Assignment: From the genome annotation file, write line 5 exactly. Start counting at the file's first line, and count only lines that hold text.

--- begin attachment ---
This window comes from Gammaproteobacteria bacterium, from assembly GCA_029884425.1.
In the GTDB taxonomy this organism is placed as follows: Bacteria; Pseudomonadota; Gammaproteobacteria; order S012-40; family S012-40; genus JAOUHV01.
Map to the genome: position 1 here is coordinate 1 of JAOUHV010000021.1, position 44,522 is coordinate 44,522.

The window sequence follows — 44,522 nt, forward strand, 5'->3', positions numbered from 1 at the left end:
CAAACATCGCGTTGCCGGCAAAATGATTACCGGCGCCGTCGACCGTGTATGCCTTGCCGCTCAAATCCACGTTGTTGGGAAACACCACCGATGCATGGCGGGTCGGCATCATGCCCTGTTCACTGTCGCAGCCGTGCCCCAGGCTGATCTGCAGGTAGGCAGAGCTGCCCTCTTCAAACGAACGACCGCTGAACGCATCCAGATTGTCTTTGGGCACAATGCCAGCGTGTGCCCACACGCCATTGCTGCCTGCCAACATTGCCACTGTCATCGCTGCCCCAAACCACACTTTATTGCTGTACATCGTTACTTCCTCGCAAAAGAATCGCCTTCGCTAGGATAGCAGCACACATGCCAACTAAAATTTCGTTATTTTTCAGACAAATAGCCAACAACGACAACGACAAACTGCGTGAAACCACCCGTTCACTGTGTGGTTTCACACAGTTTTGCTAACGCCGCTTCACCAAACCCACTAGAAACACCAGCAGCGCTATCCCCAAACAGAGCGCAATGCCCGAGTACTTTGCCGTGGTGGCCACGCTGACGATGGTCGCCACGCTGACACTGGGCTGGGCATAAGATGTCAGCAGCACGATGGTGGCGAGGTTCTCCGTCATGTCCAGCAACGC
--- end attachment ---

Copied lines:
CAAACATCGCGTTGCCGGCAAAATGATTACCGGCGCCGTCGACCGTGTATGCCTTGCCGCTCAAATCCACGTTGTTGGGAAACACCACCGATGCATGGCGGGTCGGCATCATGCCCTGTTCACTGTCGCAGCCGTGCCCCAGGCTGATCTGCAGGTAGGCAGAGCTGCCCTCTTCAAACGAACGACCGCTGAACGCATCCAGATTGTCTTTGGGCACAATGCCAGCGTGTGCCCACACGCCATTGCTGCCTGCCAACATTGCCACTGTCATCGCTGCCCCAAACCACACTTTATTGCTGTACATCGTTACTTCCTCGCAAAAGAATCGCCTTCGCTAGGATAGCAGCACACATGCCAACTAAAATTTCGTTATTTTTCAGACAAATAGCCAACAACGACAACGACAAACTGCGTGAAACCACCCGTTCACTGTGTGGTTTCACACAGTTTTGCTAACGCCGCTTCACCAAACCCACTAGAAACACCAGCAGCGCTATCCCCAAACAGAGCGCAATGCCCGAGTACTTTGCCGTGGTGGCCACGCTGACGATGGTCGCCACGCTGACACTGGGCTGGGCATAAGATGTCAGCAGCACGATGGTGGCGAGGTTCTCCGTCATGTCCAGCAACGC